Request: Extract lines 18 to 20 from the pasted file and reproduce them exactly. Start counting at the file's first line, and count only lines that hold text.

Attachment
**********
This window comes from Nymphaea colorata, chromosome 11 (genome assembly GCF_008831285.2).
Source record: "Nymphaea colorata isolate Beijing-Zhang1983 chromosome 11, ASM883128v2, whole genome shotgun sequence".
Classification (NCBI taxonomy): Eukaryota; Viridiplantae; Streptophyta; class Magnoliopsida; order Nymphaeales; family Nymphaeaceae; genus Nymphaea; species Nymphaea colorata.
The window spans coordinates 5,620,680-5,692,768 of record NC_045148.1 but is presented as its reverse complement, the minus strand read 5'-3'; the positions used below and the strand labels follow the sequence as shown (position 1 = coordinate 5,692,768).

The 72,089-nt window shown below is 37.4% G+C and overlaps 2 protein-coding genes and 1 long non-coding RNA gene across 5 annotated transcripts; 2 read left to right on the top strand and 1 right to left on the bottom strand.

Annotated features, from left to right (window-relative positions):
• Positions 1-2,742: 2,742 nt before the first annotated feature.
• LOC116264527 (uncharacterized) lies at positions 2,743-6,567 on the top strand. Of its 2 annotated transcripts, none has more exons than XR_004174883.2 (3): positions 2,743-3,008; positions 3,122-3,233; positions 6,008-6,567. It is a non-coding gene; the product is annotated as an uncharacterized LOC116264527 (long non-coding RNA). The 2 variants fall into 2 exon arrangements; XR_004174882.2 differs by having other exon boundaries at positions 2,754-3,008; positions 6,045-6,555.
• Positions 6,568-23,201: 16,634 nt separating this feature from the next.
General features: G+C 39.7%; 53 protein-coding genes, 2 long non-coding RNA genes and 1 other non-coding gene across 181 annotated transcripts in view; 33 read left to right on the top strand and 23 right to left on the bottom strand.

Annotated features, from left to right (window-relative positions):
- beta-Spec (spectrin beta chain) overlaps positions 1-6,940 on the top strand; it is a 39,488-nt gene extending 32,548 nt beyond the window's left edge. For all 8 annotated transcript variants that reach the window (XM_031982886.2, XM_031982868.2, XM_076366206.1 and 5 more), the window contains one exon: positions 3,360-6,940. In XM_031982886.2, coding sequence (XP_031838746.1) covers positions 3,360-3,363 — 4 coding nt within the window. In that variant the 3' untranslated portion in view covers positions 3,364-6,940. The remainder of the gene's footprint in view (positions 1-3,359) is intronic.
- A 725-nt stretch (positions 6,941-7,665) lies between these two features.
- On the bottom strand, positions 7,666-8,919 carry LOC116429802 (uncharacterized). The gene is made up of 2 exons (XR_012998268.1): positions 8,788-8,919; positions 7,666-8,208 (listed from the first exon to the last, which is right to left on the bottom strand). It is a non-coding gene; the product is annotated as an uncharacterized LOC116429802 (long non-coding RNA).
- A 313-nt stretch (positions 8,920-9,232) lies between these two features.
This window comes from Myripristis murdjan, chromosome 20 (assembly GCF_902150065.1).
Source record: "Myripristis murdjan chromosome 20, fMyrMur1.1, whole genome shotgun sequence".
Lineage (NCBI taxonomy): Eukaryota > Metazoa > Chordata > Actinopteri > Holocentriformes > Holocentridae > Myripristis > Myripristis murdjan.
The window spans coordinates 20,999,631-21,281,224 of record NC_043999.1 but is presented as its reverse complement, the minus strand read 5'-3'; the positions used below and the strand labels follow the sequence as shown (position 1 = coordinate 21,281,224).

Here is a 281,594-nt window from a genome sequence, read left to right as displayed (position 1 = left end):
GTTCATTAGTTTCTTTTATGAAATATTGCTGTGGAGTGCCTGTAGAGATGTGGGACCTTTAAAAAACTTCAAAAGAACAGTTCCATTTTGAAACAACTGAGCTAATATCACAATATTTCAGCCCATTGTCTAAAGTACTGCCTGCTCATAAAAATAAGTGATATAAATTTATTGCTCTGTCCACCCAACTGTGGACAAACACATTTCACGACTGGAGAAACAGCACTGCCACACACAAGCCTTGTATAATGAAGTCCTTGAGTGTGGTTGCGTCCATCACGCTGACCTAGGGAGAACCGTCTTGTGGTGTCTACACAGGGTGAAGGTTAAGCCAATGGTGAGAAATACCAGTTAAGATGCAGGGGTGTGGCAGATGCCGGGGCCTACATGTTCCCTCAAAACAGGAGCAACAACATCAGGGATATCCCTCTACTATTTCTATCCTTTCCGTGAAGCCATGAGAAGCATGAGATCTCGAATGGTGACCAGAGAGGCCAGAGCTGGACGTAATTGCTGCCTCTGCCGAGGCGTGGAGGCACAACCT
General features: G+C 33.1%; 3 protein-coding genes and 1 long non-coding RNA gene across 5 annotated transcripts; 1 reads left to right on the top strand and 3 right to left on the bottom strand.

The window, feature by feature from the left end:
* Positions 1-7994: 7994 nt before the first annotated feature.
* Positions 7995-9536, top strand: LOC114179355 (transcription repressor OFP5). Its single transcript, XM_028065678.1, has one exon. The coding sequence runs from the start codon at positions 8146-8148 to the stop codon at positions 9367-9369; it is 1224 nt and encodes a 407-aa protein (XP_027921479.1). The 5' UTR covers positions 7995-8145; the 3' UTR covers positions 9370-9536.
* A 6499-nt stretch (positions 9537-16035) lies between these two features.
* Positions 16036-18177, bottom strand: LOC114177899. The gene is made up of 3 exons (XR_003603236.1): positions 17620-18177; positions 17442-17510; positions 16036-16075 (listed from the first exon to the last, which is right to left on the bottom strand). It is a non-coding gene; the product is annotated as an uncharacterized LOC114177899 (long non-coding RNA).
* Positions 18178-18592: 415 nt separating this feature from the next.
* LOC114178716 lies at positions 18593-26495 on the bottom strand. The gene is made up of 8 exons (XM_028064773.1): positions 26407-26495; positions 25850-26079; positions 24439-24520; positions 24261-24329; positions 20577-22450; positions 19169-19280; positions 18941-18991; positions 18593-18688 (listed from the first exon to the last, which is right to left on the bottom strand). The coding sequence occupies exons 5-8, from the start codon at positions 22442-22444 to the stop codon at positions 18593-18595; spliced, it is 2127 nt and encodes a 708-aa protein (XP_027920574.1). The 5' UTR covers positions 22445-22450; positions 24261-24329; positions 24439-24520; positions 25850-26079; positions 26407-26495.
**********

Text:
Lineage (NCBI taxonomy): Eukaryota > Metazoa > Chordata > Actinopteri > Holocentriformes > Holocentridae > Myripristis > Myripristis murdjan.
The window spans coordinates 20,999,631-21,281,224 of record NC_043999.1 but is presented as its reverse complement, the minus strand read 5'-3'; the positions used below and the strand labels follow the sequence as shown (position 1 = coordinate 21,281,224).

Here is a 281,594-nt window from a genome sequence, read left to right as displayed (position 1 = left end):